Rappers Who Said They're Tired Of Rapping

What happens when you're tired of the very profession that brought you riches and success? This is especially true if everyone associates that job with who you are, making it hard for you to walk away without disappointing people. Over the years, a few rappers fell into that category because in the middle of their career, while fans were still streaming their music, going to their shows, and praising them on social media, they called it quits. Of course, reasons for these rappers hanging up their microphones vary, because some felt that fame was too much for them and others simply wanted to go another direction in life, like Donald Glover aka Childish Gambino. 

In 2015, while on "Today," the actor and rapper said he loved making music but felt like the "Childish Gambino is a period that should come to a close." But Glover later changed his mind because in 2016 he released his album "Awaken, My Love!" and many still called him Childish Gambino. However, unlike Glover, some rappers quit music and never returned, and there are others like him who dropped new material after hinting at retirement. So here are some of the rappers throughout the years who've called it quits.

Azealia Banks dreamt of singing

There was a time when most of the talk surrounding Azealia Banks was about her music, especially after she dropped her 2014 album "Broke with Expensive Taste" and played the music festival circuit. Then, over time, the Harlem native became more associated with starting social media beef, getting into it with people like Iggy Azalea, T.I., Nicki Minaj, Lana Del Rey, Russell Crowe, and Cardi B. But it's possible the beefs weren't the only thing that had people talking less about Banks being a rapper, as she started backing away from the rap title in 2016.

"I'm honestly tired of rapping, the rap scene and the whole rap-girl persona," she wrote on Facebook then. "And stop referring to me as a rapper !! I don't want to be called a rapper or a fem-cee, or a 'spitta' or any of that sh*t," Banks added. "I want to be called a singer now ... The rapping and rap-girl persona is overshadowing my real dream, which is to be a singer." Since those messages, Banks hasn't released a singing project or much music at all. In fact, her last album was "Broke with Expensive Taste" but who knows? She could surprise everyone and drop a project out of nowhere that highlights her singing chops.

Big Sean discovered his true passion through depression

There's certainly been a bunch of changes to rap music since its 1973 inception. At first, rappers made songs about partying and having a good time, then political rap became popular, then Gangsta rap, which opened the door for anything under the sun to be addressed in a rap verse. Also along the way, artists became more introspective in their songs, and they were able to address topics like depression and anxiety without being called strange.

One person who can be credited with helping to normalize discussing such topics in hip-hop is Big Sean, who talked about being depressed in songs and interviews, while also admitting that depression kept him out of the entertainment scene for much of 2018. "I stepped back from everything I was doing," he said in a 2019 Instagram message. "Everything I had going on, because somewhere in the middle of it, dawg, I just felt lost." Then in a 2020 interview with the "Jemele Hill is Unbothered" podcast, Sean said he was "Going through crazy depression, crazy, like, anxiety ... I felt like broken inside. I for sure was thinking about [quitting rap music]," he explained. "You know because I was so frustrated sometimes ... I realized that rapping wasn't necessarily my passion all the way. My passion is to inspire."

Jay-Z walked away on top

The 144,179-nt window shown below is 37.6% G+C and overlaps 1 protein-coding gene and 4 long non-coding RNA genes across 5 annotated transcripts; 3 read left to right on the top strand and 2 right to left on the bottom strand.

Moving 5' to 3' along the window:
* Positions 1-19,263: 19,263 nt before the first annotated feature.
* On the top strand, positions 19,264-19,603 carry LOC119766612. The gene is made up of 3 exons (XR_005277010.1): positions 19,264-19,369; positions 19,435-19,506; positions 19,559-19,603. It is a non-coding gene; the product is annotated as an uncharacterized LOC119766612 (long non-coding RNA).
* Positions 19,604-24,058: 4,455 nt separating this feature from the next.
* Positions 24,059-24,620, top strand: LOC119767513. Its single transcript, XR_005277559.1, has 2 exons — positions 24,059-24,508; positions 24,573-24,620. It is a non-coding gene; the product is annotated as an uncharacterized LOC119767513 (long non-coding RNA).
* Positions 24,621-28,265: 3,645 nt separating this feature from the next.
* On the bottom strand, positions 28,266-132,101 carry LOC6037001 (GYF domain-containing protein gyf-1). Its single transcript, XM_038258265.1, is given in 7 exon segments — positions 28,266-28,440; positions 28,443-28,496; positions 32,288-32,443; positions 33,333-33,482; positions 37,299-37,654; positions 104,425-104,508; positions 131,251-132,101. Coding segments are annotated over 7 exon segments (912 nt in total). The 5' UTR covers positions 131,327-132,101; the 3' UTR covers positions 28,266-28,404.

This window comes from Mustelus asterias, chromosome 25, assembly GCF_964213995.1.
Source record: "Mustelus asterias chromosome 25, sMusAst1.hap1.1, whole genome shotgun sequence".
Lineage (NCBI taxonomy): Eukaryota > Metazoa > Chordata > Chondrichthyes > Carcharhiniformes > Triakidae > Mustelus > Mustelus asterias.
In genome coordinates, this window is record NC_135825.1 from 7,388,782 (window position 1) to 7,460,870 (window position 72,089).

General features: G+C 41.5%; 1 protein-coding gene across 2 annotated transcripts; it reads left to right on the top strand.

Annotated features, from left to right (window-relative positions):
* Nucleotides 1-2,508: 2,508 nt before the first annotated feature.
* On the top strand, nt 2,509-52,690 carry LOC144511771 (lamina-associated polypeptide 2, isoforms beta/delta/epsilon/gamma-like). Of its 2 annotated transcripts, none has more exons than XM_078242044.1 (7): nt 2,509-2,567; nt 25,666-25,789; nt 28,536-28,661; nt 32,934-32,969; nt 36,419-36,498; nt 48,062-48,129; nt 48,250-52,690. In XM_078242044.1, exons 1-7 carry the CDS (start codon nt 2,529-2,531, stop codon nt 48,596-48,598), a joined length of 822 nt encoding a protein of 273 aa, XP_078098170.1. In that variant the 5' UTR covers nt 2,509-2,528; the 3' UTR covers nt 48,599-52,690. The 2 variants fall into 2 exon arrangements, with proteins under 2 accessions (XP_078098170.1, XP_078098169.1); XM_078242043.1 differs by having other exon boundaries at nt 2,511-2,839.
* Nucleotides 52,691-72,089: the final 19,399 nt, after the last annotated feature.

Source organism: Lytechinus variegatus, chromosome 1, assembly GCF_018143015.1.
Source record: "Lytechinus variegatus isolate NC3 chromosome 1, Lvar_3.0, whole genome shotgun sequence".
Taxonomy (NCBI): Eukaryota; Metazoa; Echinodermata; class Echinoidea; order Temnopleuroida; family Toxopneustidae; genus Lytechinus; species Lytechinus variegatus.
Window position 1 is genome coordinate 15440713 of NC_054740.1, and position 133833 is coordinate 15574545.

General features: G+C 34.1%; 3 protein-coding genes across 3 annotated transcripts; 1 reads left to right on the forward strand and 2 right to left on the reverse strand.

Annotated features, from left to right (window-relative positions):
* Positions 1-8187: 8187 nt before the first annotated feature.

Over the years, there have been some celebrities who've chosen to walk away from their field while sitting at the very top of it. Michael Jordan did it when he retired from the NBA in the prime of his career in 1993, although he returned a couple of years later. And Actor Cameron Diaz stepped away from the film industry while she was one of Hollywood's top money-makers. So, why do people in their position go that route? In Jordan's case, he retired because he was still grieving the 1993 murder of his father, while Diaz said being a movie star for so long robbed her of a personal life and affected relationships. But when it comes to Jay-Z, who retired from making music in 2003 after releasing the "Black Album," he gave another reason.

"Got to admit a little bit, I was sick of rap/But despite that the boy is back," he rapped on the 2006 song "Kingdom Come," after ending his retirement. Then after that cut, there would be no more retirement talk from Jay, and he dropped the album "American Gangster" in 2007, "The Blueprint 3" two years later, and a collaboration LP with Kanye West called "Watch the Throne" in 2011. From there, Jay released two more albums, 2013's "Magna Carta... Holy Grail" and 2017's "4:44." Oh, yeah, he accomplished this tiny thing, which was announced in May of 2021: That he'd be inducted into the Rock and Roll Hall of Fame

Bow Wow never liked being a rapper

If you've noticed, a lot of child actors stop acting once they become an adult. Take former "Hannah Montana" star Morgan York, who in May of 2021, on TikTok, said she stopped acting when adulthood came because it stopped being "fun." Plus, her passion for acting didn't "outweigh all the costs" involved, like being away from family members while onset for long hours. Bow Wow, who's been rapping since he was 5 years old, gave a similar reason as to why he wanted to stop being a rapper: It was never his true passion. "My whole life I hated rapping. Folks don't know that. I always wanted to be a comedian growing up. I wanted to act," he tweeted in 2016. 

Then in February of 2021, the former "CSI: Cyber" star said he'd release one more album, before jumping into a new profession. "Now I know this might sound crazy... BUT... after I drop my last album. I will focus on tv and film. And joining the @WWE," he tweeted. "Its been a life long childhood dream to wrestle in the WWE!!!!"

 In January of 2021, Bow also told the hosts of New York radio station Hot 97 that his final album will be called "Before 30" and it will be narrated by Snoop Dogg, who discovered him. As of this writing, a release date hasn't been given.

Tupac Shakur was tired of controversy